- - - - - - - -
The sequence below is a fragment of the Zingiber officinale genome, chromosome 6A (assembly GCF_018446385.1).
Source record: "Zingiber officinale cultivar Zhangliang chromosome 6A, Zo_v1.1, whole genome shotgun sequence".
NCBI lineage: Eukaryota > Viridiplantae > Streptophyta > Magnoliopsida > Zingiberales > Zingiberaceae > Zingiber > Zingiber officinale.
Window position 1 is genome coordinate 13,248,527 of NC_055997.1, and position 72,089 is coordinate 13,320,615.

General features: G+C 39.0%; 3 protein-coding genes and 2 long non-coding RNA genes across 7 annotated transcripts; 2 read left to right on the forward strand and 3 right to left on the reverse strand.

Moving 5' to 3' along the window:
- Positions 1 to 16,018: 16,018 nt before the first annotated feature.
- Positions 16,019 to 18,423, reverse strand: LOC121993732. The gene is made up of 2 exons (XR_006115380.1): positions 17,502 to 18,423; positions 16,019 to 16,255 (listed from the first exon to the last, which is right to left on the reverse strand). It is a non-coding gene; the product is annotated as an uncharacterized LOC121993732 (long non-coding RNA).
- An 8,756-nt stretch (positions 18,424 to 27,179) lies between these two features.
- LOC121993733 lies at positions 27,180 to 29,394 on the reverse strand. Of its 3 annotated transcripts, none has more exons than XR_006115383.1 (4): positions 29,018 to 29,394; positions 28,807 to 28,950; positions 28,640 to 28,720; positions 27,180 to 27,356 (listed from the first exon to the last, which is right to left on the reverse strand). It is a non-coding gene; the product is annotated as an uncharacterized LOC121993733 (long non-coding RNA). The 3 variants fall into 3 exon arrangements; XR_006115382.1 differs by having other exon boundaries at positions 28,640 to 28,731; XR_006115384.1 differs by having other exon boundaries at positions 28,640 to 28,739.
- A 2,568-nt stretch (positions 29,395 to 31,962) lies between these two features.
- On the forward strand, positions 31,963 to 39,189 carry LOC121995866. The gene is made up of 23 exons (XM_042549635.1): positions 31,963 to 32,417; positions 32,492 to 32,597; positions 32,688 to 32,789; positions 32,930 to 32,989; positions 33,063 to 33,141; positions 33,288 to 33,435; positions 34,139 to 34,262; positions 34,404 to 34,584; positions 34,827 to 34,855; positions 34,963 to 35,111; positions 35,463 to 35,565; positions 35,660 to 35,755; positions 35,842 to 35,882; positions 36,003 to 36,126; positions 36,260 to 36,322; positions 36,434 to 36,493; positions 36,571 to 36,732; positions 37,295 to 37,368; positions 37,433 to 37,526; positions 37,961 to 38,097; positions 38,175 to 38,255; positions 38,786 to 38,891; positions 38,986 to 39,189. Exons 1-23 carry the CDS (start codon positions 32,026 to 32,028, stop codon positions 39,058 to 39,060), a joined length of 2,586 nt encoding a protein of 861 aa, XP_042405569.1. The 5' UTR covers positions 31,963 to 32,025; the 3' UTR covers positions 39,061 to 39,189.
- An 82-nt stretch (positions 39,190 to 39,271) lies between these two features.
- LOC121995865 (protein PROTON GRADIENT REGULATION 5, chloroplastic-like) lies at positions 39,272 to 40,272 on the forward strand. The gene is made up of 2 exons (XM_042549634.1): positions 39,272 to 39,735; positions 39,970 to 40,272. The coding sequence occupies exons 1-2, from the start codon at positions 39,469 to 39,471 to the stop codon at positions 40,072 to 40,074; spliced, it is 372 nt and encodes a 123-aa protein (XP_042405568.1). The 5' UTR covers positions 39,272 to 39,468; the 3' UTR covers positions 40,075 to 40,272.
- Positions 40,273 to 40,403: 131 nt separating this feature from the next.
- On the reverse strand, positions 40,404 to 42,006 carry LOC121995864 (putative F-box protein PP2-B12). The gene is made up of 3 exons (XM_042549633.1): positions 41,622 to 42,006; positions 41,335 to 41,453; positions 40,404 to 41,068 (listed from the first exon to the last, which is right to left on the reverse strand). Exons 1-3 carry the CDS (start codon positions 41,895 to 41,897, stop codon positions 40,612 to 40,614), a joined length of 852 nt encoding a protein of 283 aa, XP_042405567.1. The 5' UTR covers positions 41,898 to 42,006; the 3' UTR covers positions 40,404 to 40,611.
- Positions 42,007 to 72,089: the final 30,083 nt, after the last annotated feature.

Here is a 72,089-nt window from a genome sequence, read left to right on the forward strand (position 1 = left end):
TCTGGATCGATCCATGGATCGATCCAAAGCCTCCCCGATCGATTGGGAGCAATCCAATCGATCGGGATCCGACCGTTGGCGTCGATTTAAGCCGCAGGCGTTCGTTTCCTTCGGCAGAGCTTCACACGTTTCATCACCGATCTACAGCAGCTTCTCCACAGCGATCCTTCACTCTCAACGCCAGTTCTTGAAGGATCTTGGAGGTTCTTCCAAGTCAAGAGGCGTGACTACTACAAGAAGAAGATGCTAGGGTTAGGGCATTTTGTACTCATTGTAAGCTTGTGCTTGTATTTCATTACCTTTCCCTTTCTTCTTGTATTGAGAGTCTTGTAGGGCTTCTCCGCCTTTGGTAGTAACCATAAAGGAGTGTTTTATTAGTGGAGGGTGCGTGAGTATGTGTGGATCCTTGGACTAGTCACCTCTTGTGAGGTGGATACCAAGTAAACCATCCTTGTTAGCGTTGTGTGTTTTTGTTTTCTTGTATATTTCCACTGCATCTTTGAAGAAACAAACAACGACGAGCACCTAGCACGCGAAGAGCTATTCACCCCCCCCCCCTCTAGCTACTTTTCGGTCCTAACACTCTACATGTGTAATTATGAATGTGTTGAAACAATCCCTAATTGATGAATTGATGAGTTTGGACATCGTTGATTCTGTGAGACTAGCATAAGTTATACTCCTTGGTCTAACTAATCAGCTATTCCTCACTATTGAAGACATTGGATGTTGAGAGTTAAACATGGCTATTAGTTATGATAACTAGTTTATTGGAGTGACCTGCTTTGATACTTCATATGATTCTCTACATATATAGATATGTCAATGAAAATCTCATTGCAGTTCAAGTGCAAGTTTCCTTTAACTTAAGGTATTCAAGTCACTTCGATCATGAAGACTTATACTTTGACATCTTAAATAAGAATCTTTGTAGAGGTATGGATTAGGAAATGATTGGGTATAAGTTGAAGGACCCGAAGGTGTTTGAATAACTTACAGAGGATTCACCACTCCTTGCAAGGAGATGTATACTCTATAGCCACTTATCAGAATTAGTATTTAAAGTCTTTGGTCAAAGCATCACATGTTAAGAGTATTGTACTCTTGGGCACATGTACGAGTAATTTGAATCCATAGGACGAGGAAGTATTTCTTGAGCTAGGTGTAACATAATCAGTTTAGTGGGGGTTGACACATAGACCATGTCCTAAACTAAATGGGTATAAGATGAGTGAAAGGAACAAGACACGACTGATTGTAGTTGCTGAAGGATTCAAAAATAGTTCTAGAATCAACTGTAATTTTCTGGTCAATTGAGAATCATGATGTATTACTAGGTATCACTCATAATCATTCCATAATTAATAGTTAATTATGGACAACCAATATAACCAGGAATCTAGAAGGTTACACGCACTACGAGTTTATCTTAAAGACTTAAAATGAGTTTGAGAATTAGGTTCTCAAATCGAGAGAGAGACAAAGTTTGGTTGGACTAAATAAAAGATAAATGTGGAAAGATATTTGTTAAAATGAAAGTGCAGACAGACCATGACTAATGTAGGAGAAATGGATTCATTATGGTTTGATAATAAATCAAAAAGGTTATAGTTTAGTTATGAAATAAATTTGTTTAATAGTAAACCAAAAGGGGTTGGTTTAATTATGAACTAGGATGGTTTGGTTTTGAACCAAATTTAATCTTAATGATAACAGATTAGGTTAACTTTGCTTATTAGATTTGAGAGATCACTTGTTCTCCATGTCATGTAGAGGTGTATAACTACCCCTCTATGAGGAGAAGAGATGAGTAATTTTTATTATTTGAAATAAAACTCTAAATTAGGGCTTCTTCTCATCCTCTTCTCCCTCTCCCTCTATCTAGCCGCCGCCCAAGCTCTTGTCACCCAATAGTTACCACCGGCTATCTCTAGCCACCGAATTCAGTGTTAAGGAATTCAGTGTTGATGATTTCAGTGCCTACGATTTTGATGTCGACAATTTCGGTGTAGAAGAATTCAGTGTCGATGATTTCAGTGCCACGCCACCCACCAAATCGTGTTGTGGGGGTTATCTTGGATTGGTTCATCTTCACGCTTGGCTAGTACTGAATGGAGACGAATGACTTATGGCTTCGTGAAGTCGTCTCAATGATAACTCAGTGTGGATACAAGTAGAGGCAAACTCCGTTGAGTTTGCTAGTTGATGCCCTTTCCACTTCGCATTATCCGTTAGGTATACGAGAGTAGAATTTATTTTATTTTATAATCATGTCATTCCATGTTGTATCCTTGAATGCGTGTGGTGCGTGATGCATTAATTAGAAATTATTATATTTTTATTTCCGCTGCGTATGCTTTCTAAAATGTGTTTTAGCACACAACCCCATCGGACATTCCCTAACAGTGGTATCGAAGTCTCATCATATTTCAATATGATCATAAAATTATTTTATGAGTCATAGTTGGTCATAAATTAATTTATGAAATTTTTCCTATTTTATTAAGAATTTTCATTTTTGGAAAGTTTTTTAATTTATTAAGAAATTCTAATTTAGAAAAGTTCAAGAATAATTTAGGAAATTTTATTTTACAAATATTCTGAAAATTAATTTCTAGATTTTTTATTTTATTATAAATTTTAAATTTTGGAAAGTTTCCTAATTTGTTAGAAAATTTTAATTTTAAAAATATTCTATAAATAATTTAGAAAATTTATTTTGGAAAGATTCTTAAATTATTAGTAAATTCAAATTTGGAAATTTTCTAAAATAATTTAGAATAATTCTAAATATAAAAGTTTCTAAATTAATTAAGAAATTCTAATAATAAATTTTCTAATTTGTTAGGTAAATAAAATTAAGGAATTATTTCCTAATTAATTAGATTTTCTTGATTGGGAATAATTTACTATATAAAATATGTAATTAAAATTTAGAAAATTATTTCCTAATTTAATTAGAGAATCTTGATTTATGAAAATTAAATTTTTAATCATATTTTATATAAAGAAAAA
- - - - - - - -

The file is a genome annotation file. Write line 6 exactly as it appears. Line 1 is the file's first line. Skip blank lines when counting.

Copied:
Moving 5' to 3' along the window: